The Harp is the oldest known stringed instrument, made up of a frame that surrounds multiple strings. The amount of strings depends on the size and type of harp, the concert harp typically has 47 strings which ranges 6 and a half octaves. The word harp comes from the Anglo-Saxon word meaning “to pluck”. Smaller instruments similar to the harp include the lyre, which has strings of the same length but of varying thickness and tension; the psaltery, which has a frame open only on one side; and the dulcimer, which is similar to the psaltery but which is played by striking the strings with a hammer rather than plucking them. The harp is thought to have origins in a hunters bow, in the sound it created when plucked. Because of this there is no true date of invention of the harp. There are cave paintings that depict a harp like instrument in France dated to 15,000 BC. The first types of harp were the bow harp, which has a single curved piece of wood attached to a resonating vessel, and the angle harp which is commonly called the open harp, which is made of 2 pieces of wood, one being hollow to resonate the sound, attached together at an angle with the strings strung between them.
The harp was developed separately in different parts of the world and during different time periods but all seemingly producing similar types harps. In ancient egypt there are many harps depicted in Pharaohs tombs around 5000 years ago the majority of these being bow harps up to 2 metres with 19 strings.
Vertical harps known as lyre harps were created in ancient Greece and coincided with the creation of the mathematical musical scale where Pythagoras discovered numerical ratios corresponding to intervals of the musical scale. During the Roman times the use of the harp and musical instruments in general declined and did not reappear for many years.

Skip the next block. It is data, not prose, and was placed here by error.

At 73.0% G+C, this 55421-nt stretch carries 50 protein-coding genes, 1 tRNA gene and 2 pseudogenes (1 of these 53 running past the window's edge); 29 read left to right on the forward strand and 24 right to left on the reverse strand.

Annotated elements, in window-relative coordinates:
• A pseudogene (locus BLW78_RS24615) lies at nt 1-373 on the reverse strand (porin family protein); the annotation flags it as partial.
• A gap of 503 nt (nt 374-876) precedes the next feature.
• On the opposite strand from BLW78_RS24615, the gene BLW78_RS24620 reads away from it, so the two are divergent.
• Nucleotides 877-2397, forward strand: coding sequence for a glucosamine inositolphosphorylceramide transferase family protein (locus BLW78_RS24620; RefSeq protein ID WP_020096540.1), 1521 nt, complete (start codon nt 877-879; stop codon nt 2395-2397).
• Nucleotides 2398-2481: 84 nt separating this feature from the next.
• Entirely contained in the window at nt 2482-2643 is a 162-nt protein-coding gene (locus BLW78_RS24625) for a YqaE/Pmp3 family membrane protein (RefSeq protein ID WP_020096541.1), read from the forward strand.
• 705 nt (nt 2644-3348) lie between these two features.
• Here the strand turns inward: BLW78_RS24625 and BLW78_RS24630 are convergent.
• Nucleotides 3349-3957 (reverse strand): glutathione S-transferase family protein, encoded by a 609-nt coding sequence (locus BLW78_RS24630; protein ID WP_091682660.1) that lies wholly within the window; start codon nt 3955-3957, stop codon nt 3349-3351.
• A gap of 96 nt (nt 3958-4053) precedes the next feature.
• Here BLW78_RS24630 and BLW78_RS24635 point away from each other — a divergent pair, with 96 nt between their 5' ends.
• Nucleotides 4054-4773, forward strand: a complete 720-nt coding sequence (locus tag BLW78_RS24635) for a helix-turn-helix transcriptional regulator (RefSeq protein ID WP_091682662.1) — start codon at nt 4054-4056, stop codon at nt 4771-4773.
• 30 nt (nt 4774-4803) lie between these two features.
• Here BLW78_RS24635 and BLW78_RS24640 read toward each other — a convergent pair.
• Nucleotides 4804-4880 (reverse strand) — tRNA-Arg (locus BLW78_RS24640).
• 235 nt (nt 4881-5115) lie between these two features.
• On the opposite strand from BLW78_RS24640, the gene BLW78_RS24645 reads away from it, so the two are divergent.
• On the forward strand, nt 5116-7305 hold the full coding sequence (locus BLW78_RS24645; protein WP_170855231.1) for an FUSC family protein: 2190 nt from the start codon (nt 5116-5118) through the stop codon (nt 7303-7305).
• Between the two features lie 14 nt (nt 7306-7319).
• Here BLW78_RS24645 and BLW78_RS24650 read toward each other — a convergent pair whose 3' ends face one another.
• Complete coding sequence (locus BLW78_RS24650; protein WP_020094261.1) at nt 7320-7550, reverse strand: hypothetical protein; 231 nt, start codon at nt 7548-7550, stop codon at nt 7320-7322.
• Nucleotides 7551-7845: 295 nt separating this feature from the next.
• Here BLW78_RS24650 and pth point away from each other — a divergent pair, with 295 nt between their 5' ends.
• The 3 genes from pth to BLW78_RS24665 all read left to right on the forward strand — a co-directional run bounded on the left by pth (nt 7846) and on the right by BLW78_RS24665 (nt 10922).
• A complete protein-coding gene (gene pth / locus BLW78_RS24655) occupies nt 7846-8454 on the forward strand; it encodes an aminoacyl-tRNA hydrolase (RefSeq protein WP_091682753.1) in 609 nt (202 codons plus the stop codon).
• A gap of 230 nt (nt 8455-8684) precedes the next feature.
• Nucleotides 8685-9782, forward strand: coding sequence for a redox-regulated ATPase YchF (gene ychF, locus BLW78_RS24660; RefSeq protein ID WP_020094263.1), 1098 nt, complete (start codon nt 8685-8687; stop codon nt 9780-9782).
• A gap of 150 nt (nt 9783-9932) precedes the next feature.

The triangle harp seems to have been developed in Europe and incorporated a vertical pillar to close the frame, the effects of this mean that it allowed the harp maker to increase string tension without distorting the instrument which also made the harp easier to tune as changing the tension of one string no longer affected the tension of all the other strings. The frame of the triangle harp is normally made of wood with the soundboard being a different type to the main body. Common woods used are spruce, beech, and maple with maple being the most common. The strings are stretched between the soundboard, which is the slightly slanted and uncurved arm of the entire triangular frame, and the curved, often elaborately carved, top. The strings are often made of nylon or wire. The main modern types of harp are the pedal harp and the lever harp. Pedal harps are usually used as concert harps and usually have a number of pedals at the base which are used for changing notes and for switching keys. These typically have between 41 and 47 strings. Lever harps which are commonly known as celtic harps or folk harps, are floor harps and have no pedals. These have between 20 to 40 strings. The pedal harp has been improved to include a double action so that the note they are attached to sharpens a semitone on the first depression and a further semitone on the second depression. The pedals were originally designed with hooks that attached on the end of the strings and pulled down tightening the string. The hooks were then updated to crochets, which were right-angled rather than the u-shape of the hooks, then to bequilles, which are sets of two small levers in which each string wrapped through; when one of the pedals were depressed, one lever would turn clockwise and the other counter-clockwise, providing a firmer grip. This was a better system but it tended to break and prone to a buzzing sound being produced. This was then overcome by the introduction of the disk system which is made up of two brass prongs (or forks) extended from a disc that a string passed through before attaching to the tuning...
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